This past weekend I participated in the hacksummit.org hackathon hosted on the Koding platform. The hackathon started on Saturday February 20th 0:00hrs to Sunday 23:59hrs Pacific Time. We started with a simple idea, find an interesting data set, like emails, to send to IBM’s Watson personality insights or tone analysis engine. In the end, we made an app that worked but not how we thought we would – here’s what I learnt *.
#1 Ask for help
I recruited my team by posting messages and getting in touch with other coders on the #hackathon channel. I ended up with a team of 6 and had to turn down a few others as we were too close to the start of the hackathon to bring them up to speed. I also had to get in touch with the Koding team to clarify some of the competition rules and they responded quickly.
“No plan survives contact with the enemy” – Helmet von Multke.
We had 48 hours to complete the hackathon and after the first day we were still struggling to get data out of Gmail and the agreed mode of working was failing. We tried to keep track of commits and issues on Github but we couldn’t close them fast enough. In addition, two team members were not able to fully participate due to personal and other issues.
#3 Start with the deal breakers
Interestingly I had read this about the Google[X]’s approach to projects last week:
Ask cheerfully, “How are we going to try to kill our project today!”
But I had not yet internalised this lesson.
Our app idea involved connecting with IBM Watson Personality Insights and Gmail but we only prototyped the IBM Watson service and no one in the team had experience with getting data out of Gmail. We assumed that the Google+ login API would give us a token that would work for all Google services as long as we enabled the service in the Google Developer Console. In retrospect this was a critical assumption which should have been verified first and if false, we should have changed our plans before the hackathon started.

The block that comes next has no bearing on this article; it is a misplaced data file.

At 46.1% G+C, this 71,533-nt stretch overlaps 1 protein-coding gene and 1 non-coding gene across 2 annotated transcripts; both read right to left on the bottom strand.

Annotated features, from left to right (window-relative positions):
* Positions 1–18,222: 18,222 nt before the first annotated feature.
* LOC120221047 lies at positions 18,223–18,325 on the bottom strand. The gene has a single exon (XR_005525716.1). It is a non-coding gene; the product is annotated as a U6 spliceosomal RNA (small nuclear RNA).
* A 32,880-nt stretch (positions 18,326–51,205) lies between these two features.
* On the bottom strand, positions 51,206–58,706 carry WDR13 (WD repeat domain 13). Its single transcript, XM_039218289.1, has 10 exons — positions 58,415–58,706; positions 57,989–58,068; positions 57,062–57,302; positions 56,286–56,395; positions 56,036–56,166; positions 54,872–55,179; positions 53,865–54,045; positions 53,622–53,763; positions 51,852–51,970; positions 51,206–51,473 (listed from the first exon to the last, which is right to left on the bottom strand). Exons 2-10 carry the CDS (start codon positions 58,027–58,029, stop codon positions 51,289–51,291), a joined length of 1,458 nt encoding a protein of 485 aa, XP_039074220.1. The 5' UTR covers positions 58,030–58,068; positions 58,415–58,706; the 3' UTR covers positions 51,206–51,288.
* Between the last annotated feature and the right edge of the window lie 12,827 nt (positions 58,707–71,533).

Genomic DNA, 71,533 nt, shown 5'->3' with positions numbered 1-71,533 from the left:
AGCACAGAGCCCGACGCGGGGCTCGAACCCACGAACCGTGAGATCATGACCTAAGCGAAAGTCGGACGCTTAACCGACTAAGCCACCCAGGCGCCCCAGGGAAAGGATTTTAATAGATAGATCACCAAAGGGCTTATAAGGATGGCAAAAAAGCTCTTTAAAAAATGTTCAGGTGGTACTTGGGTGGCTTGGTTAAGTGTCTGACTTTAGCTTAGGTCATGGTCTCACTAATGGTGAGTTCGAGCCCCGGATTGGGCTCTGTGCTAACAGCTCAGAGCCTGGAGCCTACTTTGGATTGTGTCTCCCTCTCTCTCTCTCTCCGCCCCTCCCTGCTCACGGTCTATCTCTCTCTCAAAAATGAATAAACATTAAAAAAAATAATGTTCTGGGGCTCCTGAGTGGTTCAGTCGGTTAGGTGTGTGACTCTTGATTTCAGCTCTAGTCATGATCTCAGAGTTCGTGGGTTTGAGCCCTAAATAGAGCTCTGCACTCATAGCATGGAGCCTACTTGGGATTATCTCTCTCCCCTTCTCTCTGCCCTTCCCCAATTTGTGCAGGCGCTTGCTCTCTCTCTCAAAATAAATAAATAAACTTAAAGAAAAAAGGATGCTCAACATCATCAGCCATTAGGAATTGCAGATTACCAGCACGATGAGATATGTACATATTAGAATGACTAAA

#4 Communication overheads slow down team velocity
We had a team of 6, including myself, and communicated mostly on Slack and once on Skype. Our main concern was agreeing on the app idea and not creating code conflicts. As new members joined it took longer to reach a consensus because our team was distributed (London, Switzerland, India and Romania) and it took more time to explain and go through everyone’s contributions. The ideal number might be less than 4. This reminds me of analogy of the tower of Babel in the Mythical Man Month by Brooks.
#5 Use what you have
By Sunday night (GMT) it was clear that we had to move away from Gmail as a data source because we hadn’t figured it out well enough. So with only about 10 hours left I stood at my desk at about 22:30hrs and started coding until 05:30hrs non-stop. I imagined that the entertainment industry would be an interesting subject but it was difficult to find accessible APIs on such short notice. Last.fm’s API worked and so did Lyrics N Music so I combined the two to create artist profiles based on their lyrics.
#6 Be gracious
There was a little voice in my head wanting to give myself all the credit for the final app since I contributed most of the working code in the final submission. Maybe I could split credit according to the Github repo commits. Primarily our team was participating in the hackathon as a learning exercise and we all contributed time, ideas, suggestions and feedback – if not code. And if code is the expression of ideas, where do those ideas come from? As a developer I value working code highly but everything and everyone starts from somewhere. I would also like to give credit to my wife for her encouragement during my emotional roller coaster with doubt, ambition and sleep deprivation.
Check out our app – Song Intelligence
* British past tense of learn although often confused with “learned” by my American cousins.